Roy Keane. He became what he despised.

Published: Monday, 16 November 2020

I remember the day well. It was Old Trafford and we were all very excited because our best fixer (actually our only fixer at the time!) Geoff Shreeves had persuaded Fergie to allow us to have Roy Keane as a guest.

We’d come a long way from the first season when Fergie had banned us from any access at United, from about the October of our debut season, because we’d had the temerity to show him throwing his toys out of the pram on the touchline at QPR.

The ban actually worked in our favour. We got to know some really good guys - Denis Law, Bill Foulkes and of course Besty - who I knew anyway but not as intimately - as United stormed to their first title in 26 seasons. That summer Fergie called our senior producer, Andy Melvin, and asked if we’d take his boy - Jason - on the staff! You couldn’t make it up.

Fergie was wrong. I’ve said this before - we always operated on the basis that anything that happened in the arena was fair game. We had a rule that we would never point a camera down a tunnel - that was off limits. That was footballs ‘office’ and we had no place there.

Anyway. I digress. Roy Keane. Now we were being trusted with his captain.

As he sat down I explained that our attitude to football was always to try an accentuate the positive. I remember saying ‘if a game is shit - people know that themselves. What I need to know from you is - how can this get better?’

We didn’t have the luxury that Alan Hansen and his mates had at the BBC. Alan used to make me laugh ‘for me, I wouldn’t watch this is it was being played in my back garden - ball’s in the back of the net!’

Fine. The BBC are the only organisation in the world that know what income they’ll have year on year. We were a commercial organisation doing our best to promote our national game. That’s not to say we didn’t call it honestly - but why spend fortunes on a product and then kick the shit out of it? I know Arsene Wenger feels that about the way tv companies conduct their business these days. I don’t get it either.

Anyway. Keane looked back at me with an icy stare. I could see the devil in his eyes. The only other time I’d seen that same menacing look from a guest was when Mick Harford joined us at Luton. I remember thinking ‘don’t mess about tonight fella. Keep it straight’. We loved a laugh in that studio. It’s what made it - like any happy dressing room.

We were always very much aware that if we were going to criticise then it had to be done constructively. That we could offer both explanation and education. Andy Gray did that better than anyone else - and he’s still doing it. Teams and their managers back then were so sensitive. I can only imagine what would’ve happened If we’d ever called Gary Neville a ‘car crash’ and an ‘idiot’. And there were plenty of opportunities!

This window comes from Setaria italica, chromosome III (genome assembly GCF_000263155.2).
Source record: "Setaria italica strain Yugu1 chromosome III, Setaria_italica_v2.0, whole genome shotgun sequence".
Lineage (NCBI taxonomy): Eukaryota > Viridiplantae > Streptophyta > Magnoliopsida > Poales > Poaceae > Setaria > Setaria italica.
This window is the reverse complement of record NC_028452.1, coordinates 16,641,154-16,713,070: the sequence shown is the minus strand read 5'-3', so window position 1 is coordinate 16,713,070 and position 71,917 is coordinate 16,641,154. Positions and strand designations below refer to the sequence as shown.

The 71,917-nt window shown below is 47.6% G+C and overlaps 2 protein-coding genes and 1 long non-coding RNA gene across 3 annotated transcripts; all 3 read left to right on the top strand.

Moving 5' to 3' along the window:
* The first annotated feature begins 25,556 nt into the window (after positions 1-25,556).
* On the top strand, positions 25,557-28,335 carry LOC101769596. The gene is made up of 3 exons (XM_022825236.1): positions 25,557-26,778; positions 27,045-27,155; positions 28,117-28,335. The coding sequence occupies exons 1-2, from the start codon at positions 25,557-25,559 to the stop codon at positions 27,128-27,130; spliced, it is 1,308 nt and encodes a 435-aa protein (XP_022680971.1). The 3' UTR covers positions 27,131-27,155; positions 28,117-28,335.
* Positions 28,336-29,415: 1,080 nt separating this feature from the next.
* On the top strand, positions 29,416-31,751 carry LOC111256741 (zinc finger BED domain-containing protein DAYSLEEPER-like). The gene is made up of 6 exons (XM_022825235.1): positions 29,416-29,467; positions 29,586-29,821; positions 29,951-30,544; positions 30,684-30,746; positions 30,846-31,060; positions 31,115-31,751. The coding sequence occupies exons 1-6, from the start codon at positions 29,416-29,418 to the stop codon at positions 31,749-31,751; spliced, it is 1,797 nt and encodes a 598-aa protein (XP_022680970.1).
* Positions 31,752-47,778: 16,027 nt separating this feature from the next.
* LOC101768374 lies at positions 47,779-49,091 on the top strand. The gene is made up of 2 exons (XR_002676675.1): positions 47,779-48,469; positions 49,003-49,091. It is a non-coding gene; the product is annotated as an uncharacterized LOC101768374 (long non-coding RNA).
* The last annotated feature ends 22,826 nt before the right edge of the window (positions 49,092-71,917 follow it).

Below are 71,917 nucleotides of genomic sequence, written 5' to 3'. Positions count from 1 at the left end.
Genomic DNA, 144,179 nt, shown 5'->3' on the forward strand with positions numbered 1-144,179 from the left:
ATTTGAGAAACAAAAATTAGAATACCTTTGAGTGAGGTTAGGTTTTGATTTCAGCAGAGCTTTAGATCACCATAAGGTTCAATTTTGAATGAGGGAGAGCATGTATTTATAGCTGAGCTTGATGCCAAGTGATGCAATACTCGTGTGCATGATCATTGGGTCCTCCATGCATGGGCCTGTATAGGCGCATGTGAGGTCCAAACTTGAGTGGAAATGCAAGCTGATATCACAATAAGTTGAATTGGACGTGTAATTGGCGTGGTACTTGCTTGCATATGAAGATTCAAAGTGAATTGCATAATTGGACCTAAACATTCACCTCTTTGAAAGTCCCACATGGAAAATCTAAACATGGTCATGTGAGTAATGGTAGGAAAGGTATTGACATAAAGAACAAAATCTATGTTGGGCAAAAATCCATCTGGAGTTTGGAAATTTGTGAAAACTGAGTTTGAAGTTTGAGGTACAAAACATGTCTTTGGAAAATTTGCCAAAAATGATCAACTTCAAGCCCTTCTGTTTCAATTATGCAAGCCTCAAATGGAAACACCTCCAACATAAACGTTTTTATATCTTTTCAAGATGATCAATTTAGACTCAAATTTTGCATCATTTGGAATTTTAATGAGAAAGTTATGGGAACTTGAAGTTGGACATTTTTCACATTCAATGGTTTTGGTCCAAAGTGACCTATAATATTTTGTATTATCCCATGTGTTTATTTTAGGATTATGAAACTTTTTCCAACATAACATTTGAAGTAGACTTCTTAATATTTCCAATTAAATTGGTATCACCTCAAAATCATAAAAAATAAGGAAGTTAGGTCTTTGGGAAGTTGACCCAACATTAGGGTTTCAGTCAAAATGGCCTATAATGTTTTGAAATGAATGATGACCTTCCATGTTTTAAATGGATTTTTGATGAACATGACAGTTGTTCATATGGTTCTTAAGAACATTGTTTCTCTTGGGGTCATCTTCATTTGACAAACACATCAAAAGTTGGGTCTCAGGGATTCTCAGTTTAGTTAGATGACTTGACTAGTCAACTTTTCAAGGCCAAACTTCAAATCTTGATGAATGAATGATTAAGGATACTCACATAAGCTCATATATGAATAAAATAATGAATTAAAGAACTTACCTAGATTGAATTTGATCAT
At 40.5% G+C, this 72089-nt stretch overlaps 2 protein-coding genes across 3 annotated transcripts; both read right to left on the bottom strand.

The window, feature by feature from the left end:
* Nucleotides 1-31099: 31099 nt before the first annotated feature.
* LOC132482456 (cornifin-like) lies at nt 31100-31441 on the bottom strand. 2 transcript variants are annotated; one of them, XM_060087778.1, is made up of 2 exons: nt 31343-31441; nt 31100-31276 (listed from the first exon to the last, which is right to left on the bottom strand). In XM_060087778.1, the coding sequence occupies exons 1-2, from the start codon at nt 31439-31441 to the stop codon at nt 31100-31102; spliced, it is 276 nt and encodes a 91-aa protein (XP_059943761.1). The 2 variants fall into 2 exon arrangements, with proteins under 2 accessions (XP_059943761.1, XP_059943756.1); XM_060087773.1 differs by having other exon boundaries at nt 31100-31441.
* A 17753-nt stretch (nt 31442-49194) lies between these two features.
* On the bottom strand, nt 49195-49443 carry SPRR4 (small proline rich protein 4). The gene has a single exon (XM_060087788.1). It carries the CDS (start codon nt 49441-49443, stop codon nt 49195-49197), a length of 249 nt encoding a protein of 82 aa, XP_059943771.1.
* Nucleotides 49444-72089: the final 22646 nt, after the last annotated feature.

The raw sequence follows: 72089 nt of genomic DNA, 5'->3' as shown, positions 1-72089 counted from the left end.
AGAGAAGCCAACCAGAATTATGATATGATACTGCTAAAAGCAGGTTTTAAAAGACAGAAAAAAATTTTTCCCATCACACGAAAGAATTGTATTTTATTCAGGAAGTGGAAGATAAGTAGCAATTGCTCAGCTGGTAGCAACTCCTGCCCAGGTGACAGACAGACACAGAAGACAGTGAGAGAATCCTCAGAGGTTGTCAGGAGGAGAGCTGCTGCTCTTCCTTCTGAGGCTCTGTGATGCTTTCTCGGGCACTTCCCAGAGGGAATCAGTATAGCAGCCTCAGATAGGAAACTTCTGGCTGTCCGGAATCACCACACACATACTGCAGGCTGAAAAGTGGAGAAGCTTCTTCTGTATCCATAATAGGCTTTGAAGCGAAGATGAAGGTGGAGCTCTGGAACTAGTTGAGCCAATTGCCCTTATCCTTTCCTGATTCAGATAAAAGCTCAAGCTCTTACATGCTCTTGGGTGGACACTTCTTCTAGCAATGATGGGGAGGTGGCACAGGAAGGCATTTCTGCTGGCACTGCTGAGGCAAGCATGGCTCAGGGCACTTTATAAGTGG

You can see where this is going can’t you? What a disgrace Roy. Cheap. Even by your standards. How would you have described your assault on Alf-Inge Haland - an incident that would’ve seen you arrested anywhere other than on the pitch?

I know why they do it these days. It’s all about ‘hits’. Young tv execs wrongly encourage it. Why do bang ordinary defenders - who had many bad games - always want to tell us why a goal shouldn’t have been scored? Why can’t they sometimes accept that not every goal can be stopped? And where would we be if it was? This is something that Andy has preached all his life. It’s probably because he was a forward and knows what it takes to score a goal - the hardest thing to do on a football pitch.

Again. I digress. We all remember Keane in 2008 hammering me - saying ‘he’d rather go to the dentist’ than be an analyst - actually, I’ll use the word I hate ‘pundit’ - because few actually ‘analyse’ anything these days.
He added that I sold ‘something that was built purely on hype’.

He also once said ‘there are ex-players and ex-referees being given air-time who I wouldn’t listen to in a pub’. Quite Roy. And you’re now one of them.

His barbed jibes might have more impact if his managerial career had been anything to get excited about. But it wasn’t. At Ipswich it was a ‘car crash’. Sunderland wasn’t much better and let’s not get into what he left behind when he  finished as Ireland’s asst. manager. I know a few of his ex-team mates were furious that he was welcomed back into the fold after he’d walked out on them in Japan. I know. I know. Mick McCarthy sent him home - but Keane wanted to go.

As for his comments about Kyle Walker - well it comes as no surprise to me that Manchester City have lodged an official complaint with Sky Sports. I don’t have to defend Walker Look at his career. A car crash? An idiot? I don’t think so.

Today’s ‘pundits’ need to be careful. In the U.K. we handed over a product that made multi millionaires of all of them. We did that on the back of supporting them as players. Of supporting the game I love. After all these years I still enjoy watching it. I’m proud of the way that we cover the product on BeINSPORTS. We must be doing something right. We’re still going and the channel is in everybody’s ‘most watched’ across 23 countries in our part of the world. That’s some going.

My advice is this. Everybody on that pitch has a bad day. You all did - some of you a lot more often than you care to remember. Mistakes happen. That’s often why goals are scored. But they’re also scored because sometimes it’s impossible to stop them. Enjoy our game. Stop trying to destroy it. Respect it.